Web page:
Learning Made Visible
The Playground window in VEXcode VR contains a dashboard that displays all of the sensor data from the VR Robot. Anytime the VR Robot runs, learners can see the sensor data update in real-time, providing them with information on how the data can be used.
This real-time data can help learners make abstract concepts (e.g. How does my robot make a decision?) more visible and concrete.
VEXcode VR also highlights the blocks within a project when those blocks are being executed. This feature allows learners to observe the program flow of their projects. When a VEXcode VR project is running, the block that is being executed is surrounded by a glowing green border. This feedback helps learners to understand why the VR Robot is performing a particular behavior.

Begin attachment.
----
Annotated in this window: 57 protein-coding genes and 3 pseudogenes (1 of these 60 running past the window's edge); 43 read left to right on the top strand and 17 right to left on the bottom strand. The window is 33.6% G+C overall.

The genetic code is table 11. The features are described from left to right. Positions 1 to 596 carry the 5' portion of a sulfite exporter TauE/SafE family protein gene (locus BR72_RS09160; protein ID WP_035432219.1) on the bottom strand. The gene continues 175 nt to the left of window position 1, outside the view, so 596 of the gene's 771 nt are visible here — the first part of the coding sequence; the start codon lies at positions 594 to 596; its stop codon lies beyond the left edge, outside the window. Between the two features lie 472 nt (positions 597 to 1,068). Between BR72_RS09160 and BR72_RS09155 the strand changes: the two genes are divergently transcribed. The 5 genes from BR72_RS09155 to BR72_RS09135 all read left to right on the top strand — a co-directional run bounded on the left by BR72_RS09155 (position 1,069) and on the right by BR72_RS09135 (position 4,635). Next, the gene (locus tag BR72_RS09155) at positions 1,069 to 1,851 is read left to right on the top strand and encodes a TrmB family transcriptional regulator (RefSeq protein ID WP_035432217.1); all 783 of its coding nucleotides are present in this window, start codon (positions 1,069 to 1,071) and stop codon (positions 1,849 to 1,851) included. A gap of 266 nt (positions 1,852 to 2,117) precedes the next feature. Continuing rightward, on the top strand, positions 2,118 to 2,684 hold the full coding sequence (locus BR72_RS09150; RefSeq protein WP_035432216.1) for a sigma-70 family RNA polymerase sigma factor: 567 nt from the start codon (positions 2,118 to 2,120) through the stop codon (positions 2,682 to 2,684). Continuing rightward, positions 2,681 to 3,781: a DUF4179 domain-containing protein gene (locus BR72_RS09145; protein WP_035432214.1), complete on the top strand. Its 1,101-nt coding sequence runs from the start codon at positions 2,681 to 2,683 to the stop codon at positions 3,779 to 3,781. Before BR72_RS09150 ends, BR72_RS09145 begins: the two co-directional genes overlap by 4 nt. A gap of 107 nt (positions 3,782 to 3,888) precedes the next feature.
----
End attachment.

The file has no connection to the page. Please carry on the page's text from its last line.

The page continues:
Students can also Step through their projects by using the step button in the toolbar.
When a user steps through a project, the block is first highlighted in green to show that it is the next command to be run. When the user selects Step again, the action of the block gets executed and the green border blinks.
The step feature provides students with a visual representation of the flow of the commands as they are being executed within a project. This provides students with important visual cues when they are trying to troubleshoot or design a program
Learning with VEXcode VR
Often when we learn a new skill, we use different supports. VEXcode VR is a great platform to learn specific Computer Science (CS) concepts because it can sometimes be easier for students to learn those concepts with the supports (easy to use, immediate feedback, learning made visible) provided by VEXcode VR.
When working to learn or strengthen a new skill, it is useful to focus directly on that skill. This is why people often like to study at a library or a quiet Starbucks–the environment helps them to focus. VEXcode VR provides a focused learning environment. Learners don’t have to worry that their motor is plugged into the wrong port or that their robot started the challenge in the incorrect position.